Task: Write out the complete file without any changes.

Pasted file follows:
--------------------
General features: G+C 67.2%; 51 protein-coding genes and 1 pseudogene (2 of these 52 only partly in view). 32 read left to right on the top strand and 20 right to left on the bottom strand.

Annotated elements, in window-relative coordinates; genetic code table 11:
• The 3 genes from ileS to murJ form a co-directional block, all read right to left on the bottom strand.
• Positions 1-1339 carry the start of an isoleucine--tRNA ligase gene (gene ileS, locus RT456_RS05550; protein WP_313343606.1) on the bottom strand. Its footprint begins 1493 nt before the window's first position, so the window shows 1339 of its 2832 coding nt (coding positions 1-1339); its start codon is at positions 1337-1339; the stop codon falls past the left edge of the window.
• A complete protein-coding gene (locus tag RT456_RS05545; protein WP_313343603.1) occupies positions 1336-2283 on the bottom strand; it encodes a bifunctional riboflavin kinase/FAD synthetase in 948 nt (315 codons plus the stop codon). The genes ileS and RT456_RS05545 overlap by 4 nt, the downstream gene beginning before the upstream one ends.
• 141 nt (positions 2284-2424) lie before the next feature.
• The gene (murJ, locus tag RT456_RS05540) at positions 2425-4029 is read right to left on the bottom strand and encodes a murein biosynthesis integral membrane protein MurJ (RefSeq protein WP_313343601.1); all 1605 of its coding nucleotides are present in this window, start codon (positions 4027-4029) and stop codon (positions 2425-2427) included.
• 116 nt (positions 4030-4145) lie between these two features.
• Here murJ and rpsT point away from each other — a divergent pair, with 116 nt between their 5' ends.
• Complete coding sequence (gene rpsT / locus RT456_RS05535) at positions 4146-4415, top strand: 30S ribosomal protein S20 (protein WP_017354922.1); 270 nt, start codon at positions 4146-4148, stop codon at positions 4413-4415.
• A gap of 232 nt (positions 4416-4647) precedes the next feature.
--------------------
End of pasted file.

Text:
General features: G+C 67.2%; 51 protein-coding genes and 1 pseudogene (2 of these 52 only partly in view). 32 read left to right on the top strand and 20 right to left on the bottom strand.

Annotated elements, in window-relative coordinates; genetic code table 11:
• The 3 genes from ileS to murJ form a co-directional block, all read right to left on the bottom strand.
• Positions 1-1339 carry the start of an isoleucine--tRNA ligase gene (gene ileS, locus RT456_RS05550; protein WP_313343606.1) on the bottom strand. Its footprint begins 1493 nt before the window's first position, so the window shows 1339 of its 2832 coding nt (coding positions 1-1339); its start codon is at positions 1337-1339; the stop codon falls past the left edge of the window.
• A complete protein-coding gene (locus tag RT456_RS05545; protein WP_313343603.1) occupies positions 1336-2283 on the bottom strand; it encodes a bifunctional riboflavin kinase/FAD synthetase in 948 nt (315 codons plus the stop codon). The genes ileS and RT456_RS05545 overlap by 4 nt, the downstream gene beginning before the upstream one ends.
• 141 nt (positions 2284-2424) lie before the next feature.
• The gene (murJ, locus tag RT456_RS05540) at positions 2425-4029 is read right to left on the bottom strand and encodes a murein biosynthesis integral membrane protein MurJ (RefSeq protein WP_313343601.1); all 1605 of its coding nucleotides are present in this window, start codon (positions 4027-4029) and stop codon (positions 2425-2427) included.
• 116 nt (positions 4030-4145) lie between these two features.
• Here murJ and rpsT point away from each other — a divergent pair, with 116 nt between their 5' ends.
• Complete coding sequence (gene rpsT / locus RT456_RS05535) at positions 4146-4415, top strand: 30S ribosomal protein S20 (protein WP_017354922.1); 270 nt, start codon at positions 4146-4148, stop codon at positions 4413-4415.
• A gap of 232 nt (positions 4416-4647) precedes the next feature.